"I feel like going to college is not only an important step for me, but I do want to have a family when I get older, and for my future children, I want them to have a better life than I had," she said. "I feel like me going to college will provide that for them."
While students have been able to take college courses in the past through the program, this summer is the first time a dedicated Upward Bound college course has been offered.
CCBC adjunct professor Charles Shimonkevitz teaches English 101 to 11 Upward Bound students four days a week. He said it's fun for him to come to class each day because the students are motivated.
He has enjoyed teaching the high school students to the point where he wants to permanently teach the cohort each summer.
"It's not like they're taking the class because they have to take it because they failed," he said about the high school students. "They're taking it because they want to take it and the attitude is much better."
Tony Winston, 25, got involved in Upward Bound following his freshman year of high school. At the time, he was homeless and needed a place to focus on his schoolwork.
It was at Upward Bound's summer program where he took an interest in science. When he went back to high school, he got his first B, in biology.
He called Upward Bound a safe haven.
"This completely changed the dynamics of who I was as a student and a young adult," he said. "It gave me the spark I needed that I could still be successful despite everything I've got going on."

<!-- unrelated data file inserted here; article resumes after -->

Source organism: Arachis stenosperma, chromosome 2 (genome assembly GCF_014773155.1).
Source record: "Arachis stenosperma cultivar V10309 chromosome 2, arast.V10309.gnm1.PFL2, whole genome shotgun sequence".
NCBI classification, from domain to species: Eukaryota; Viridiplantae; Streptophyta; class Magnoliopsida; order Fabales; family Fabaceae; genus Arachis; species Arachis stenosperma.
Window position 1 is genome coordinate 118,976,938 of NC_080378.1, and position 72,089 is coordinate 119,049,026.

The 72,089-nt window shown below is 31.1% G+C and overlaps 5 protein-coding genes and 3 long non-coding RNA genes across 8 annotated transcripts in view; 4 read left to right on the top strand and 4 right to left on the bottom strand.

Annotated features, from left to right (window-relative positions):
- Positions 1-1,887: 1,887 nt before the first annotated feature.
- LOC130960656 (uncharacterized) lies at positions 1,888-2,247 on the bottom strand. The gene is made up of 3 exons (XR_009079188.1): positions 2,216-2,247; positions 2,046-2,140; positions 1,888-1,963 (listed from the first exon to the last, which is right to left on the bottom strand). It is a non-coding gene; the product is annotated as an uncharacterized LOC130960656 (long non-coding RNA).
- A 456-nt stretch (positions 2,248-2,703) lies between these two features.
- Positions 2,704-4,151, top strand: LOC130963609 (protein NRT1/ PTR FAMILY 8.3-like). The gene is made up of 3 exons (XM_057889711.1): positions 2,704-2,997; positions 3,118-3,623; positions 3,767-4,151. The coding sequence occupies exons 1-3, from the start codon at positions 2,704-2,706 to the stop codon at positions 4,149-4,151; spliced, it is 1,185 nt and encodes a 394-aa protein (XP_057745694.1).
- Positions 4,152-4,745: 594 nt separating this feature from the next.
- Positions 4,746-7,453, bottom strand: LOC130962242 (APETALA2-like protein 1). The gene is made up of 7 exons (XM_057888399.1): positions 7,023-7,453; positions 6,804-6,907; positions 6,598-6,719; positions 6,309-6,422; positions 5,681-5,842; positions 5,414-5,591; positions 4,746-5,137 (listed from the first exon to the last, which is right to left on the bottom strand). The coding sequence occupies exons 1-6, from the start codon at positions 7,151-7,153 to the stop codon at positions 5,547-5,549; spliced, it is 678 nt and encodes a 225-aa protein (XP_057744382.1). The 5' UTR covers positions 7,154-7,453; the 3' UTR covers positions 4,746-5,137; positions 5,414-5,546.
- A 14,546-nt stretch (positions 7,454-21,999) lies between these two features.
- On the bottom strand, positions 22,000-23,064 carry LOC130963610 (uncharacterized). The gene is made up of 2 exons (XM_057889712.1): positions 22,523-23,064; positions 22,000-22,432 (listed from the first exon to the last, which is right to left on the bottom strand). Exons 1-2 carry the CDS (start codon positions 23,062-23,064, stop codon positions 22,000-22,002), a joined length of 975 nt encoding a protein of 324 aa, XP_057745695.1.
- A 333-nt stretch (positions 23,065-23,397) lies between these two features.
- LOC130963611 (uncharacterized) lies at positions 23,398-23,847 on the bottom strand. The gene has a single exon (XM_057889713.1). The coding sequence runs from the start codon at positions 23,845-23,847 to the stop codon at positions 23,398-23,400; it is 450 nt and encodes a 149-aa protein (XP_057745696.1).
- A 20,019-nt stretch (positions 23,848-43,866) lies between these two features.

After graduating high school early, he attended North Carolina A&T and graduated from the University of North Carolina at Charlotte with a degree in computer information technology. He now teaches technology at a middle school in North Carolina.
Since 2012, Winston has returned to Baltimore County to work for Upward Bound during the summers. He is now the assistant director for the resident hall and also teaches a business class. It's his way to help motivate teens who face situations similar to his.
Moving forward, Edwards, the program director, wants to expand Upward Bound and double enrollment. The program is in the fourth year of a five-year grant from the Department of Education. Edwards will need to head to Washington to seek funding.
For the class of 2016, all the Upward Bound seniors achieved proficient scores on state-mandated assessment tests in reading/language arts and math.
All Upward Bound participants have continued to participate in school for the next grade level or have graduated.
All the participants in the class of 2016 who graduated are either enrolled or have deferred enrollment in a post-secondary education program by the fall. Edwards tracks students six years out of high school to see whether they have graduated. More than 70 percent of the class of 2015 had a cumulative GPA of 2.5 or better.
When it comes to education, the staff is strict, Mason said.
"It keeps us intact and disciplined," she said. "We'll always be ready for college and whatever comes our way."